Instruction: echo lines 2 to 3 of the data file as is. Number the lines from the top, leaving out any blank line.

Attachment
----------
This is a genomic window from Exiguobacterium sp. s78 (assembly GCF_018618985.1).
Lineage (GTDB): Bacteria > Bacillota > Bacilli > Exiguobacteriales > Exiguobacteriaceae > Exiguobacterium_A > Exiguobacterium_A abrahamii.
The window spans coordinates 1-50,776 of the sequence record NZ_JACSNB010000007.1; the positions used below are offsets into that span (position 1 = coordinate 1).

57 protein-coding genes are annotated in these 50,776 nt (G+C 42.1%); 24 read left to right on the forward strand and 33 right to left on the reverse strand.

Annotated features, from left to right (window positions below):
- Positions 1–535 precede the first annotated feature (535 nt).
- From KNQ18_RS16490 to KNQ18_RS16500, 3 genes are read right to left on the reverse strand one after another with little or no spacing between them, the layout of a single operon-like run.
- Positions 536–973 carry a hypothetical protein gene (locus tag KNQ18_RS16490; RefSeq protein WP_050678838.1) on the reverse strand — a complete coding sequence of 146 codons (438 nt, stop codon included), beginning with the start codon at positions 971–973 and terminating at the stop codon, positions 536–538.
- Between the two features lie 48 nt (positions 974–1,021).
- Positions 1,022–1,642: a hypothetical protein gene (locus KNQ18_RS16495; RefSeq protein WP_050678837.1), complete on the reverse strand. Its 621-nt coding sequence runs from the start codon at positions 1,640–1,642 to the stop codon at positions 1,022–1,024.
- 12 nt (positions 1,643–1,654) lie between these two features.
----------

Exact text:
Lineage (GTDB): Bacteria > Bacillota > Bacilli > Exiguobacteriales > Exiguobacteriaceae > Exiguobacterium_A > Exiguobacterium_A abrahamii.
The window spans coordinates 1-50,776 of the sequence record NZ_JACSNB010000007.1; the positions used below are offsets into that span (position 1 = coordinate 1).